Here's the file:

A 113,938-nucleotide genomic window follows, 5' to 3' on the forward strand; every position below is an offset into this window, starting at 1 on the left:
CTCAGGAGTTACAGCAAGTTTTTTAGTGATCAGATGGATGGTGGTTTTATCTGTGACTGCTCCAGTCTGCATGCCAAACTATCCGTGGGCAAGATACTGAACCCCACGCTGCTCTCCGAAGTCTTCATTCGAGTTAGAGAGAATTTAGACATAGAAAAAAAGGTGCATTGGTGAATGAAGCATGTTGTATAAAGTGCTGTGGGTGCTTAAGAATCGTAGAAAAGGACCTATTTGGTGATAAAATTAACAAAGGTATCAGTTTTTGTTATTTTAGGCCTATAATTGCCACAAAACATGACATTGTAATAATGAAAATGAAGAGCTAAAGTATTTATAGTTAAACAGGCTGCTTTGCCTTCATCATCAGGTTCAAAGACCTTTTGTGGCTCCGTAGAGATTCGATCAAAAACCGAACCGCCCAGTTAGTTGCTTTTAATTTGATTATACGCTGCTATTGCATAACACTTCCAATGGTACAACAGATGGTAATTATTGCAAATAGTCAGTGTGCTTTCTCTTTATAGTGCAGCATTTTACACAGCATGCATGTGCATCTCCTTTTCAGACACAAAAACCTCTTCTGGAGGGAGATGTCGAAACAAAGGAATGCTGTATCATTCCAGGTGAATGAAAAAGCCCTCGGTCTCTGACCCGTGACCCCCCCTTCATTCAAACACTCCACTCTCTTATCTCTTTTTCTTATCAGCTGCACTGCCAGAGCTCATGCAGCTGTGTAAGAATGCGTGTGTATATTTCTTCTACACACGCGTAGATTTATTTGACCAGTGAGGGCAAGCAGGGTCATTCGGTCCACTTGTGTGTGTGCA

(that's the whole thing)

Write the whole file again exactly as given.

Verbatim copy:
A 113,938-nucleotide genomic window follows, 5' to 3' on the forward strand; every position below is an offset into this window, starting at 1 on the left:
CTCAGGAGTTACAGCAAGTTTTTTAGTGATCAGATGGATGGTGGTTTTATCTGTGACTGCTCCAGTCTGCATGCCAAACTATCCGTGGGCAAGATACTGAACCCCACGCTGCTCTCCGAAGTCTTCATTCGAGTTAGAGAGAATTTAGACATAGAAAAAAAGGTGCATTGGTGAATGAAGCATGTTGTATAAAGTGCTGTGGGTGCTTAAGAATCGTAGAAAAGGACCTATTTGGTGATAAAATTAACAAAGGTATCAGTTTTTGTTATTTTAGGCCTATAATTGCCACAAAACATGACATTGTAATAATGAAAATGAAGAGCTAAAGTATTTATAGTTAAACAGGCTGCTTTGCCTTCATCATCAGGTTCAAAGACCTTTTGTGGCTCCGTAGAGATTCGATCAAAAACCGAACCGCCCAGTTAGTTGCTTTTAATTTGATTATACGCTGCTATTGCATAACACTTCCAATGGTACAACAGATGGTAATTATTGCAAATAGTCAGTGTGCTTTCTCTTTATAGTGCAGCATTTTACACAGCATGCATGTGCATCTCCTTTTCAGACACAAAAACCTCTTCTGGAGGGAGATGTCGAAACAAAGGAATGCTGTATCATTCCAGGTGAATGAAAAAGCCCTCGGTCTCTGACCCGTGACCCCCCCTTCATTCAAACACTCCACTCTCTTATCTCTTTTTCTTATCAGCTGCACTGCCAGAGCTCATGCAGCTGTGTAAGAATGCGTGTGTATATTTCTTCTACACACGCGTAGATTTATTTGACCAGTGAGGGCAAGCAGGGTCATTCGGTCCACTTGTGTGTGTGCA